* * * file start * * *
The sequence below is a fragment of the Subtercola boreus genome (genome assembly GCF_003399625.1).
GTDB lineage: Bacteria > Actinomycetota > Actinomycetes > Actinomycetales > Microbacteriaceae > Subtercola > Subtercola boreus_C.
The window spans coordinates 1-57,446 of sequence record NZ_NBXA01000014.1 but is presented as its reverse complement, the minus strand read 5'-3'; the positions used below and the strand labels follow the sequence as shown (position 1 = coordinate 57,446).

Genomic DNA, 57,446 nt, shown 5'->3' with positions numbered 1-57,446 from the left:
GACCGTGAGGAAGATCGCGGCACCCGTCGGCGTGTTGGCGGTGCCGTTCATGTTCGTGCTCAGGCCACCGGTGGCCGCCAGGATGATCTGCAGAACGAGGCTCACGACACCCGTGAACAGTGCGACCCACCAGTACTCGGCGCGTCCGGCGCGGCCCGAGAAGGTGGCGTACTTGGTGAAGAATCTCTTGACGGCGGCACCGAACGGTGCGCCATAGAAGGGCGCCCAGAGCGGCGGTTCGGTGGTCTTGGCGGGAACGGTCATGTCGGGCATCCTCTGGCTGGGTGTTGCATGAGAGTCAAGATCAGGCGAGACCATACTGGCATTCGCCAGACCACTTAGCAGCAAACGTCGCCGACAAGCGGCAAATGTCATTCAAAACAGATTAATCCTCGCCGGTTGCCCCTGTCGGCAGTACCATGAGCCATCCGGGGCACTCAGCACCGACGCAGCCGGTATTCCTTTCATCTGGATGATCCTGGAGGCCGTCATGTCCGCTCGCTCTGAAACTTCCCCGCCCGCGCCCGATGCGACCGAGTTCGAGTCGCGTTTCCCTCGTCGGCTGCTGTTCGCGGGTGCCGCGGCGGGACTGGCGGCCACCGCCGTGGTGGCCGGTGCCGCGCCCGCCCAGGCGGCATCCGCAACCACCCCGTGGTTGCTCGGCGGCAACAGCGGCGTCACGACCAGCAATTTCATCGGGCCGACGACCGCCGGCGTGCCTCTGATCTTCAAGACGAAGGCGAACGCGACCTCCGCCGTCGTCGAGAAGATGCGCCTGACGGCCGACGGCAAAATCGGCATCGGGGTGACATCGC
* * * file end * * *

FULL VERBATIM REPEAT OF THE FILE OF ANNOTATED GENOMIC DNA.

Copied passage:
The sequence below is a fragment of the Subtercola boreus genome (genome assembly GCF_003399625.1).
GTDB lineage: Bacteria > Actinomycetota > Actinomycetes > Actinomycetales > Microbacteriaceae > Subtercola > Subtercola boreus_C.
The window spans coordinates 1-57,446 of sequence record NZ_NBXA01000014.1 but is presented as its reverse complement, the minus strand read 5'-3'; the positions used below and the strand labels follow the sequence as shown (position 1 = coordinate 57,446).

Genomic DNA, 57,446 nt, shown 5'->3' with positions numbered 1-57,446 from the left:
GACCGTGAGGAAGATCGCGGCACCCGTCGGCGTGTTGGCGGTGCCGTTCATGTTCGTGCTCAGGCCACCGGTGGCCGCCAGGATGATCTGCAGAACGAGGCTCACGACACCCGTGAACAGTGCGACCCACCAGTACTCGGCGCGTCCGGCGCGGCCCGAGAAGGTGGCGTACTTGGTGAAGAATCTCTTGACGGCGGCACCGAACGGTGCGCCATAGAAGGGCGCCCAGAGCGGCGGTTCGGTGGTCTTGGCGGGAACGGTCATGTCGGGCATCCTCTGGCTGGGTGTTGCATGAGAGTCAAGATCAGGCGAGACCATACTGGCATTCGCCAGACCACTTAGCAGCAAACGTCGCCGACAAGCGGCAAATGTCATTCAAAACAGATTAATCCTCGCCGGTTGCCCCTGTCGGCAGTACCATGAGCCATCCGGGGCACTCAGCACCGACGCAGCCGGTATTCCTTTCATCTGGATGATCCTGGAGGCCGTCATGTCCGCTCGCTCTGAAACTTCCCCGCCCGCGCCCGATGCGACCGAGTTCGAGTCGCGTTTCCCTCGTCGGCTGCTGTTCGCGGGTGCCGCGGCGGGACTGGCGGCCACCGCCGTGGTGGCCGGTGCCGCGCCCGCCCAGGCGGCATCCGCAACCACCCCGTGGTTGCTCGGCGGCAACAGCGGCGTCACGACCAGCAATTTCATCGGGCCGACGACCGCCGGCGTGCCTCTGATCTTCAAGACGAAGGCGAACGCGACCTCCGCCGTCGTCGAGAAGATGCGCCTGACGGCCGACGGCAAAATCGGCATCGGGGTGACATCGC